Last night was the Paul McCartney concert. And what a story I have to tell.
While we were in Michigan, I told my Dad that we were going to see Paul McCartney. I was pretty excited and thought he'd be proud that I have an interest in and am willing to pay money for an artist who was in his prime during my Dad's era of music. It was a deflating conversation in that for the next 10 minutes I heard all about why I should not be giving Paul McCartney any of my money ever, and that Dad had lost all respect for him as a person AND an artist. All this because of the flip comment about books, a library and former President Bush. I will agree the comment was unnecessary, rude and offensive to many. For me, I was only interested in the music.
Last night gave me insight into the music during a tumultuous time in American history. During the three-hour rock fest, Sir Paul McCartney shared stories about the things he experienced during The Beatles rise to fame and spoke of the inspiration that propelled him to write some of the most iconic music to date. The Beatles (speaking as if they are a single entity rather than 4 incredible musicians) single-handedly changed the face of music. You can see in his eyes that he has experienced more in his life than many of us can ever dream of.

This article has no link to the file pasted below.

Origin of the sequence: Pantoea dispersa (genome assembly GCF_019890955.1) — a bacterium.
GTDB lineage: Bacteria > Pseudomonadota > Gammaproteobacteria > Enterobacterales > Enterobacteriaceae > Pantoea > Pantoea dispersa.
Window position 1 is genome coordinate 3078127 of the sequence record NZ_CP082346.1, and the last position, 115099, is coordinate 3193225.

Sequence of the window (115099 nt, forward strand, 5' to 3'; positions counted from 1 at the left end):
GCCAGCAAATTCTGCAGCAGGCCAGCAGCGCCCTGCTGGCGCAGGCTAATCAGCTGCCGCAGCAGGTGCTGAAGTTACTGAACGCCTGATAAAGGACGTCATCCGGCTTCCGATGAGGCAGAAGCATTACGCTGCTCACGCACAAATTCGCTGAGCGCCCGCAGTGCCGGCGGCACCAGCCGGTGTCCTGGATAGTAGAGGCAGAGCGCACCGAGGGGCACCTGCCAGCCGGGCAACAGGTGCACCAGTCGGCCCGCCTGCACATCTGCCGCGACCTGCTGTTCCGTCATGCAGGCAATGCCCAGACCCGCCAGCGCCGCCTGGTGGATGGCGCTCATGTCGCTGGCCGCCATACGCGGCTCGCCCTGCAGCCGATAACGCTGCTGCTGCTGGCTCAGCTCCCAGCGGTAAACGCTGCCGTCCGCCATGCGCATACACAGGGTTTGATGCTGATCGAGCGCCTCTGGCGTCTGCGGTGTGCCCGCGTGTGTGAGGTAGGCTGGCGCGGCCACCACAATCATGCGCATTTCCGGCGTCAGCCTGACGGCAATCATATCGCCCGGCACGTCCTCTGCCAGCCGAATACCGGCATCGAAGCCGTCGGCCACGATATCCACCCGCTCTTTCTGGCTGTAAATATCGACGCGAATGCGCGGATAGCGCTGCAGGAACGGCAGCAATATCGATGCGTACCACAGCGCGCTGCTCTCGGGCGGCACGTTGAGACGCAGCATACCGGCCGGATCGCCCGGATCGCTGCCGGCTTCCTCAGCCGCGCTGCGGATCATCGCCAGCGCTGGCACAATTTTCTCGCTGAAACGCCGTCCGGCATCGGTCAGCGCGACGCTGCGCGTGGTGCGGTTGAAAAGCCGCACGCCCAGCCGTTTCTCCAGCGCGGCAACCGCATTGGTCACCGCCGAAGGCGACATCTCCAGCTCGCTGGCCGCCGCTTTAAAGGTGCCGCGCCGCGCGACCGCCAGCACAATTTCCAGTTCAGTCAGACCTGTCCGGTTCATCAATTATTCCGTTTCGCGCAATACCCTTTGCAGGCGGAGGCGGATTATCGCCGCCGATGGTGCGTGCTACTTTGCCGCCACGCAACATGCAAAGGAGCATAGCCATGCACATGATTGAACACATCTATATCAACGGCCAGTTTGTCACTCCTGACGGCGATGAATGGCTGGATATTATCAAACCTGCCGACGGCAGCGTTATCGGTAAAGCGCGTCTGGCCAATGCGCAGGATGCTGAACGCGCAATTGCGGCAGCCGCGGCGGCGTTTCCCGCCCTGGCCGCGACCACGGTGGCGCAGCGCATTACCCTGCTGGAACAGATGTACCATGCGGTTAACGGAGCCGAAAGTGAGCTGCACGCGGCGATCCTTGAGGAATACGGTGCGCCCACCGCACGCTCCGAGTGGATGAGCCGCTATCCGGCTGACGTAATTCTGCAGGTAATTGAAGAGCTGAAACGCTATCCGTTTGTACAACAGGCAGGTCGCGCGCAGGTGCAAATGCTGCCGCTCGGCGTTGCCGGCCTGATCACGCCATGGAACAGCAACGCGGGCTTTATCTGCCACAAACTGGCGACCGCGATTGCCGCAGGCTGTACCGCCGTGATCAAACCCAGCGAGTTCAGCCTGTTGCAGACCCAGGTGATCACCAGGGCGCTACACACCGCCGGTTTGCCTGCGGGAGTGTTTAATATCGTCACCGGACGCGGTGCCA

And then he told the story of writing Blackbird. I cried. His inspiration: In September of 1957, Central High School in Little Rock, Arkansas was desegregated. Nine black students entered the building under the protection of the US Army and the news of this pivotal event swept the globe. The news footage broadcast across the world changed the face of America. It was an event in our history that we have all learned about in school. Half of you reading this can actually remember the day it happened (if there are four who read this, two are my age, and I know two are older!). To see it through the eyes of a young man from Liverpool England will go in my book as one of the 10 most incredible experiences I have had. And then he sang.
After more than three hours of Beatles/Wings/Firemen rocking with no break, Sir Paul McCartney began his third encore. He out-sang and out-performed men half his age.
Today I am exhausted but feel as though I experienced American History in a way no book could ever illustrate. I am honored that I was able to see one of the most iconic singer/songwriters in music history before this chapter is closed forever. Sorry, Dad. Politics aside, this was an experience I am sorry my children will never have (assuming there are some someday--don't read into that one, ladies!).